(Tribute to) Sortilège’s setlist on the 8th of September 2017, Fall of Summer festival, France:
- Quand un aveugle rêve
- Messager (w/ Gil Di Bravo)
- Délire d’un Fou
- Marchand d’hommes (W/ Bob Snake, Daniel ‘Lapin’ Lapp and Didier ‘Dem’ Demajean)
My cheerfulness boosted as after the last notes of (Tribute to) Sortilège I again became conscious of the fact that I am going to catch Merciless for the second time: The Swedish death/thrash veterans have reformed last year for a handful of dates across Europe before splitting definitively at the end of 2017.
How their show was? Nothing but Pure Hate. Regarding their energy and the quality of their performance, they gave a show that was comparable to the one given at the Swedish Muskelrock with nonstop savagery, insane speed and not a moment to breathe. On a side note, even though the audience seemed to be more into the show as on Muskelrock, the pit still didn’t turn into the biggest one on the festival – which I did not let distract me from how I personally enjoyed the show. A chain of cruel shows like that for a year before saying goodbye to the industry: real tricky, Merciless, real tricky!
Getting into the crowd of the French progressive rock group Magma after a Merciless gig is like slipping into a pot of warm, steaming, whirling soup as a portion of carrots after already being peeled and chopped.
Magma, reflecting my expectations, completely hypnotised: it is not every day you have the chance to see a symphonic rock band with jazz elements, singing most of their lyrics in a constructed language, Kobaïan. Eerie, impressive and engaging enough to get you completely forget about the rain.
Meanwhile we were spending a bit of time in our tents trying to (unsuccessfully) dry ourselves off, Blasphemy took over, not giving a damn about the pouring rain nor the audience’s religious views, managing to attract and override many enthusiasts with their unmistakable, profane music, lyrics and attitude. Studs, bullet belts, inverted crosses, corpsepaint and the obligatory evening-hour sunglasses highlighted the experience of seeing the satanic Canadian death/blackers live.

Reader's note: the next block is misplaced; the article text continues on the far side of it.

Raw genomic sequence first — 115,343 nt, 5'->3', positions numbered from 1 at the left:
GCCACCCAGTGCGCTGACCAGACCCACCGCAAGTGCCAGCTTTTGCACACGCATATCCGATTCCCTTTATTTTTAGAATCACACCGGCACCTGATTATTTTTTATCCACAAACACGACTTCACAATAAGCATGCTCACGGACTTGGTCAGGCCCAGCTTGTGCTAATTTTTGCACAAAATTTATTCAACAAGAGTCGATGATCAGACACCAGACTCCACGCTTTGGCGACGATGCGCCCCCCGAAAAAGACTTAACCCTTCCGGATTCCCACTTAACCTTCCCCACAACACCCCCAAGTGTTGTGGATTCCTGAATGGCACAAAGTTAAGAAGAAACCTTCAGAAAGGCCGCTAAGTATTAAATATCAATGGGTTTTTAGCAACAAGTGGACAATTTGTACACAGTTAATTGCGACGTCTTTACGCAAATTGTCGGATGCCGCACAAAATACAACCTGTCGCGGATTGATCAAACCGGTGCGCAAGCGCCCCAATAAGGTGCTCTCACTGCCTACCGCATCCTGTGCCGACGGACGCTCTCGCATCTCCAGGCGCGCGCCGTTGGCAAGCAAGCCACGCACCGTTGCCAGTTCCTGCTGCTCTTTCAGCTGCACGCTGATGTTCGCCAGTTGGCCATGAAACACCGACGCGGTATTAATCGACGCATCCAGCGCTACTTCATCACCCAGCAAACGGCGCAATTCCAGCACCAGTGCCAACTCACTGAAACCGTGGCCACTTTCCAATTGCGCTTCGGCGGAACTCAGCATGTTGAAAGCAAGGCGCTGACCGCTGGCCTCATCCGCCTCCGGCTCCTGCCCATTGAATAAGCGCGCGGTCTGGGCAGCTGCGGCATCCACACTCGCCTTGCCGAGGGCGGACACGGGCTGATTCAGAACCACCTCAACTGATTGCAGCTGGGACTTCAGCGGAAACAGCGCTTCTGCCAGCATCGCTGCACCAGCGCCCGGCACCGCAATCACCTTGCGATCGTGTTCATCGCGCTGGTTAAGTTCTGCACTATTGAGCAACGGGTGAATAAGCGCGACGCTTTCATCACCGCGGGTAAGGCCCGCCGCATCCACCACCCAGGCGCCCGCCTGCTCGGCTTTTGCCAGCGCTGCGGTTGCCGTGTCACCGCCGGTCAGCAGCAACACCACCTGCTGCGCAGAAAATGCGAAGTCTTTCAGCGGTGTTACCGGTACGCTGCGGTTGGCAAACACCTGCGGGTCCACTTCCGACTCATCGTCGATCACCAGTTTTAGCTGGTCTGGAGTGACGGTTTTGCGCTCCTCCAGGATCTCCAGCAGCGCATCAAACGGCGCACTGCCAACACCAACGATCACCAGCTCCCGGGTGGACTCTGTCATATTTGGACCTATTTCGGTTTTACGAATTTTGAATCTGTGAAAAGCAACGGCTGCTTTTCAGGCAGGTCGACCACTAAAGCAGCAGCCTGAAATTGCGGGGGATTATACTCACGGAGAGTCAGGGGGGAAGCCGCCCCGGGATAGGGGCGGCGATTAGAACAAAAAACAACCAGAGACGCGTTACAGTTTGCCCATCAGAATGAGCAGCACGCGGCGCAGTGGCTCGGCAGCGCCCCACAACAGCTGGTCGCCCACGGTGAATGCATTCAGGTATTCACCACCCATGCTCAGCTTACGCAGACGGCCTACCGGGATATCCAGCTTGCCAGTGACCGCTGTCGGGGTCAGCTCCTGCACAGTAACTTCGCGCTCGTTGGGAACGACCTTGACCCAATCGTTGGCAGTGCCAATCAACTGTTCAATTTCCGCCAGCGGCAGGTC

Blasphemy’s setlist on the 8th of September 2017, Fall of Summer festival, France:
- War Command
- Blasphemous Attack
- Gods of War
- Darkness Prevails
- Nocturnal Slayer
- Emperor of the Black Abyss
- Hording of Evil Vengeance
- Goddess of Perversity
- Weltering in Blood
- Fallen Angel of Doom
- The Desolate One
- Atomic Nuclear Desolation
- Empty Chalice
The celebrated Canadian speed/thrash group Annihilator followed with a rather typical but not in any way dull festival setlist with lots of old-time classics such as Set the World on Fire, W.T.Y.D., Alison Hell, Phantasmagoria and Human Insecticide, besides the characterless newer titles. I am curious if Jeff Waters ever gets to the idea of playing the whole ‘Alice in Hell’ record live within a (festival)tour, much to the delight of the long-term fans; until then we ought to content ourselves with their (still decent and very much enjoyable) current shows.